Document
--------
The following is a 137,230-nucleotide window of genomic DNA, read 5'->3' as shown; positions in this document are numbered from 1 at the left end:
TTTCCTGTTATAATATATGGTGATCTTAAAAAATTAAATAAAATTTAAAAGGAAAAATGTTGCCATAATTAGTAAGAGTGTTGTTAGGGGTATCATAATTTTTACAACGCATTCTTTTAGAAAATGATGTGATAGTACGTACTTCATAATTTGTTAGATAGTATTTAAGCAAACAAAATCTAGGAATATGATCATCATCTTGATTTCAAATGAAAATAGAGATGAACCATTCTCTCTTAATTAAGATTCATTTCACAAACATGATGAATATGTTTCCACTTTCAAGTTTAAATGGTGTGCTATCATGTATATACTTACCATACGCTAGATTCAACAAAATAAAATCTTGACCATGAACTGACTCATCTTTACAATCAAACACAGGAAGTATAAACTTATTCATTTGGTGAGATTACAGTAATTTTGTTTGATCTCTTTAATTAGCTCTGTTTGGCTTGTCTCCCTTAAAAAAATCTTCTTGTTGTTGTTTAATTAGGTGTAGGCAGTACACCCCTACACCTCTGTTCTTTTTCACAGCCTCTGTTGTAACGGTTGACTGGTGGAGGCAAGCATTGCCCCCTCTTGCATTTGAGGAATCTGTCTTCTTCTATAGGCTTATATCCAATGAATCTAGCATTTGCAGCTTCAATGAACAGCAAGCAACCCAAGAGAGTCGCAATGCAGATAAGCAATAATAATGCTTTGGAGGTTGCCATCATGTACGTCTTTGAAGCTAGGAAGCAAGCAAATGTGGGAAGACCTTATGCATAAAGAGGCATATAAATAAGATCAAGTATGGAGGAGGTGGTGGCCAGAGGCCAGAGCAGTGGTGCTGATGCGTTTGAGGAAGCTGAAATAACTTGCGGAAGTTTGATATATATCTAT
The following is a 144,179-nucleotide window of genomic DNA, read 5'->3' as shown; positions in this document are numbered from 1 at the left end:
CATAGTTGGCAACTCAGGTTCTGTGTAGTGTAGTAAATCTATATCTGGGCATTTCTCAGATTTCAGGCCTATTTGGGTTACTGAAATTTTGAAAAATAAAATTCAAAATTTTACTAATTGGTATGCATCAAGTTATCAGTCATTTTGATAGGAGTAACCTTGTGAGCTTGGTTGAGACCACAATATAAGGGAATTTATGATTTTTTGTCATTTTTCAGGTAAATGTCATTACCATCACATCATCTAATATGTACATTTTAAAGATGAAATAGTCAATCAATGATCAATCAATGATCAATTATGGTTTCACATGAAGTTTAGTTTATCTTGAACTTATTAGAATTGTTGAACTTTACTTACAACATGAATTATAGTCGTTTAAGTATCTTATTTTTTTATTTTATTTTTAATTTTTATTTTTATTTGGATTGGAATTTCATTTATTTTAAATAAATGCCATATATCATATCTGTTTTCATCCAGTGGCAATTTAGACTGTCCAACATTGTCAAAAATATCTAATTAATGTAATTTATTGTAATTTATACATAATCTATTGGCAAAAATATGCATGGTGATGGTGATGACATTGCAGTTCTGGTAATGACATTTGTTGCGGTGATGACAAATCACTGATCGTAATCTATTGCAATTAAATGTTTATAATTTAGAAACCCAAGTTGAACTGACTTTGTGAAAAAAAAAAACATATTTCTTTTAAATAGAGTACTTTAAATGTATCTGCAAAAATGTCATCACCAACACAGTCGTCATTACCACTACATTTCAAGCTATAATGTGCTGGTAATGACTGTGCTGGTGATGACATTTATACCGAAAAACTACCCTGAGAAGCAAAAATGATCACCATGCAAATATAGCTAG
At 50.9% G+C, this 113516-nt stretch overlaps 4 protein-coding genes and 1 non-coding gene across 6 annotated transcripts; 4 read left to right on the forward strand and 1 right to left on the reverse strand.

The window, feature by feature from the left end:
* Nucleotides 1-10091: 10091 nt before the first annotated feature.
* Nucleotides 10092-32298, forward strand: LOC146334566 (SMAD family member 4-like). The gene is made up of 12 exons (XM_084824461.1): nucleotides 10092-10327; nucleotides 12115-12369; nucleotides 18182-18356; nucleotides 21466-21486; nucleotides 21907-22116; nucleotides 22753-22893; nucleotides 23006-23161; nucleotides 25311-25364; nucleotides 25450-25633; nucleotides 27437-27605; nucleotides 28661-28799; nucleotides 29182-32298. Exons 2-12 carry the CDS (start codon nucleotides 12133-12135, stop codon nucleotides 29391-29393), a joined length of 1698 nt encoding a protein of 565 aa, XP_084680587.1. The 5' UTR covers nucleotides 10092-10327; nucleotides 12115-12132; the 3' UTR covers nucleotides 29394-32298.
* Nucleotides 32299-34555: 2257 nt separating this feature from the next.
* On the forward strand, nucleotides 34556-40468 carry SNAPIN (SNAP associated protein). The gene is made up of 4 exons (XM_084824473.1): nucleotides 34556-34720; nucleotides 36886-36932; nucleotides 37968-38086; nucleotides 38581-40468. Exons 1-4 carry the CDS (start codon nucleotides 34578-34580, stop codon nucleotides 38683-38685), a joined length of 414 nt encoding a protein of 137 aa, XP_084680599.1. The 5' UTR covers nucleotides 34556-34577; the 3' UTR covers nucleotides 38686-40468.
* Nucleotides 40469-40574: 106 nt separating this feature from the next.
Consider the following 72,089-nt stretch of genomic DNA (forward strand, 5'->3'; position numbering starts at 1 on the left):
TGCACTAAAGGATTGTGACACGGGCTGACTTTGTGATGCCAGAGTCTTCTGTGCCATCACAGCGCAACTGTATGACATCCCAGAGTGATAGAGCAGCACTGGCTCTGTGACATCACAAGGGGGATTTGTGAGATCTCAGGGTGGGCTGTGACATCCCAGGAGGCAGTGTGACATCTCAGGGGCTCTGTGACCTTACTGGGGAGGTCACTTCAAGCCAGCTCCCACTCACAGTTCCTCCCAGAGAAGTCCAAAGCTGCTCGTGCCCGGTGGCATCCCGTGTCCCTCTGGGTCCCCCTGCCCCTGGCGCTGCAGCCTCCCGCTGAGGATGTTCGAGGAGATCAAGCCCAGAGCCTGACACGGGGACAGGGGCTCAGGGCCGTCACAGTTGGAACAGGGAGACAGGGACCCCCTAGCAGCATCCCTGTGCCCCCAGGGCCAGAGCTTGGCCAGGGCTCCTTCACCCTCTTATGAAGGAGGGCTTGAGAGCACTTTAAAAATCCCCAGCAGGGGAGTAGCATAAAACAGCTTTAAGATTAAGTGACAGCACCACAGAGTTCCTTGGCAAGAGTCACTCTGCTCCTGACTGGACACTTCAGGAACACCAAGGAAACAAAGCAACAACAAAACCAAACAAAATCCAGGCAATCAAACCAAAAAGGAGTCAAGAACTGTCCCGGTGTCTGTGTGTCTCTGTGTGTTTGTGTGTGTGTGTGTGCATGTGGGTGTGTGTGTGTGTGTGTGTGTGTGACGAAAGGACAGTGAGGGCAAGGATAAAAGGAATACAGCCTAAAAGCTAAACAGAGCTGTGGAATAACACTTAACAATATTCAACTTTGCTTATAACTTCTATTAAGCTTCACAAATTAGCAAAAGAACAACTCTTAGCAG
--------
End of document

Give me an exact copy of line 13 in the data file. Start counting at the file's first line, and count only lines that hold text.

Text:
TGCACTAAAGGATTGTGACACGGGCTGACTTTGTGATGCCAGAGTCTTCTGTGCCATCACAGCGCAACTGTATGACATCCCAGAGTGATAGAGCAGCACTGGCTCTGTGACATCACAAGGGGGATTTGTGAGATCTCAGGGTGGGCTGTGACATCCCAGGAGGCAGTGTGACATCTCAGGGGCTCTGTGACCTTACTGGGGAGGTCACTTCAAGCCAGCTCCCACTCACAGTTCCTCCCAGAGAAGTCCAAAGCTGCTCGTGCCCGGTGGCATCCCGTGTCCCTCTGGGTCCCCCTGCCCCTGGCGCTGCAGCCTCCCGCTGAGGATGTTCGAGGAGATCAAGCCCAGAGCCTGACACGGGGACAGGGGCTCAGGGCCGTCACAGTTGGAACAGGGAGACAGGGACCCCCTAGCAGCATCCCTGTGCCCCCAGGGCCAGAGCTTGGCCAGGGCTCCTTCACCCTCTTATGAAGGAGGGCTTGAGAGCACTTTAAAAATCCCCAGCAGGGGAGTAGCATAAAACAGCTTTAAGATTAAGTGACAGCACCACAGAGTTCCTTGGCAAGAGTCACTCTGCTCCTGACTGGACACTTCAGGAACACCAAGGAAACAAAGCAACAACAAAACCAAACAAAATCCAGGCAATCAAACCAAAAAGGAGTCAAGAACTGTCCCGGTGTCTGTGTGTCTCTGTGTGTTTGTGTGTGTGTGTGTGCATGTGGGTGTGTGTGTGTGTGTGTGTGTGTGACGAAAGGACAGTGAGGGCAAGGATAAAAGGAATACAGCCTAAAAGCTAAACAGAGCTGTGGAATAACACTTAACAATATTCAACTTTGCTTATAACTTCTATTAAGCTTCACAAATTAGCAAAAGAACAACTCTTAGCAG